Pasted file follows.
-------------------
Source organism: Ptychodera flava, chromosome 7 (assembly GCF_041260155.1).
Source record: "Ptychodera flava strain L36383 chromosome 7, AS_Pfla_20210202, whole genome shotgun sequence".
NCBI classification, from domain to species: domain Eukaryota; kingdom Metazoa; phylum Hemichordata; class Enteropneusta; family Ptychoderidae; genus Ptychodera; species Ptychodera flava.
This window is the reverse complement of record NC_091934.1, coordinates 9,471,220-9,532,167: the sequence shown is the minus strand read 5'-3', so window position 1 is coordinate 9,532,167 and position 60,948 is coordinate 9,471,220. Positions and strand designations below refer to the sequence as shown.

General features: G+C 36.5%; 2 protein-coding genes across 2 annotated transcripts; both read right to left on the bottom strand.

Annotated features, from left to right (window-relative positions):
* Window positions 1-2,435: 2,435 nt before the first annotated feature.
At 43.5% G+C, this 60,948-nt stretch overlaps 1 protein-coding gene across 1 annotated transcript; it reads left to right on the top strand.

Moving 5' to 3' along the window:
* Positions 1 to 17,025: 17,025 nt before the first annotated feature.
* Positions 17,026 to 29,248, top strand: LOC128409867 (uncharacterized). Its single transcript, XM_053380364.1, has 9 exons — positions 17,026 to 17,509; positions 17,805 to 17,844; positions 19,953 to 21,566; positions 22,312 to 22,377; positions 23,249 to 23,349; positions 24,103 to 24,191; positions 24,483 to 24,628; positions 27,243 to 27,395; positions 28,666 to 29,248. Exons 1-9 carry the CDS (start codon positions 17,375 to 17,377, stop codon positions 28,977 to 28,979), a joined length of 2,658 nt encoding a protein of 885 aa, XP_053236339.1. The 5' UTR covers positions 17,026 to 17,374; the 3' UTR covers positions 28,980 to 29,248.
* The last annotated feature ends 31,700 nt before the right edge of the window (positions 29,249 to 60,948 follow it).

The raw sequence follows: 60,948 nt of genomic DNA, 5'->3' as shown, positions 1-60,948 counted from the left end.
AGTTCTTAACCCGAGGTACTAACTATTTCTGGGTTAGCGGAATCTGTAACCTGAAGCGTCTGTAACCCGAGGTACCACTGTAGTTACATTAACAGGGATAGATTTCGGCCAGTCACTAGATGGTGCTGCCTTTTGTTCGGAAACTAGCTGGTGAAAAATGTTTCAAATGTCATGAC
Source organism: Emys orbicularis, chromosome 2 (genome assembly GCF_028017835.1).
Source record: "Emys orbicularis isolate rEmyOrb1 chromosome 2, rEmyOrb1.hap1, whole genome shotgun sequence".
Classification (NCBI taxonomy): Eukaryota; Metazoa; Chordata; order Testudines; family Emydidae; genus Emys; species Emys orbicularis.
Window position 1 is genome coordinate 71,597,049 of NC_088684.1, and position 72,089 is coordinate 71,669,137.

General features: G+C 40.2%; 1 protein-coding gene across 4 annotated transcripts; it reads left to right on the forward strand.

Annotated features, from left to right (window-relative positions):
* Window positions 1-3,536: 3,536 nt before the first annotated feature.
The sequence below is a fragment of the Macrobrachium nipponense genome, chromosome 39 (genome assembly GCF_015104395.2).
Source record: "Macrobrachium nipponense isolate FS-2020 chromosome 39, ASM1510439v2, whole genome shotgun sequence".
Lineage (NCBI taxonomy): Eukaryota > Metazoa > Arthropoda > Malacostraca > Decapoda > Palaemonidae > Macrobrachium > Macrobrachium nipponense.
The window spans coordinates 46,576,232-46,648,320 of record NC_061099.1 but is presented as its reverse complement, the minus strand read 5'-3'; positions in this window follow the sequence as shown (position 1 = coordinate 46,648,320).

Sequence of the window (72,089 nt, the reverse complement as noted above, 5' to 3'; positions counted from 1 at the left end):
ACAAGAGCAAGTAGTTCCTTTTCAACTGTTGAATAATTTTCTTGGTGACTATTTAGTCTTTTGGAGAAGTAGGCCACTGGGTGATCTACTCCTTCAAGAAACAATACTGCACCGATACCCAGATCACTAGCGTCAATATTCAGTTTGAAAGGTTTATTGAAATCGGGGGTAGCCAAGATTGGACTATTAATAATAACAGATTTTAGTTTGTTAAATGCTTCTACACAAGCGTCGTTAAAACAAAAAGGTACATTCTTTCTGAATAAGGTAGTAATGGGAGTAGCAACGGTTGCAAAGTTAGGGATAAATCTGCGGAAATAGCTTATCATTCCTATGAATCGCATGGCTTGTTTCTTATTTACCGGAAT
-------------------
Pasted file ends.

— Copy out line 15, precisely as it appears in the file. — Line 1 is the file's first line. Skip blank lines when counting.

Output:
Source organism: Emys orbicularis, chromosome 2 (genome assembly GCF_028017835.1).